What areas of the jail need more space?

When people are arrested, they’re taken to the jail and booked. During a tour, jail officials told the Statesman that the booking area is often crowded. It doubles as a makeshift overflow storage area for food and paper supplies.

“We’ve had to find nooks and crannies to put additional stock, and that is starting to fill up our sally port and make less space for parking,” McCulloch said. A sally port is an exit area for a fortified structure.

That situation causes security concerns.

“Early in the morning when we do court runs, we have a bus in here, and 10 cars just piled in here,” McCulloch said. With the planned expansion, the jail would have an improved transport area “for courts, doctor appointments, whatever it may be, in a whole new section.”

Warehouse space would increase to 11,000 square feet from 800, according to jail officials. The jail has over half a dozen rented storage units throughout the county to hold extra supplies that officials can’t fit onsite. Officials expect that more onsite storage would allow the jail to buy more food in bulk and save money.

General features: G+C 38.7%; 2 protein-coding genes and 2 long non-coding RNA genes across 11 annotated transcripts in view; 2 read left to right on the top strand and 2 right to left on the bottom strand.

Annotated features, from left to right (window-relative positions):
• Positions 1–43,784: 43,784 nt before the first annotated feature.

New equipment in the kitchen would make preparation of the 4,000 meals served every day more efficient. The upsizing would also add a couple of new laundry machines.

Outside of the jail, the county’s proposal would add a new connection to nearby Allumbaugh Street , allowing officials to redirect deliveries. The county bought land from Darigold , a dairy cooperative, last year to allow for the new entrance.

Ada County arrests decline

The expansion would also add 294 beds to the jail’s existing 1,116. Clifford said just because they hope to add beds doesn’t mean they “want to fill beds.”To run the jail safely and effectively, the Sheriff’s Office said, the maximum number of people in custody should be 949, but the population surpasses that most days.

Over the last year, the jail had an average of 1,001 residents, according to statistics from the sheriff’s office. On Monday, Oct. 30, the jail had 1,005 people in custody. Seven of the eight regular dorms were over 100% of capacity, and 40 people were sleeping on cots.

Despite the jail’s overcrowding, the number of arrests throughout Ada County has declined in the last 10 years. In 2022, law enforcement agencies throughout the county made 10,495 arrests compared with 15,065 in 2012, according to Idaho State Police’s Crime in Idaho reports.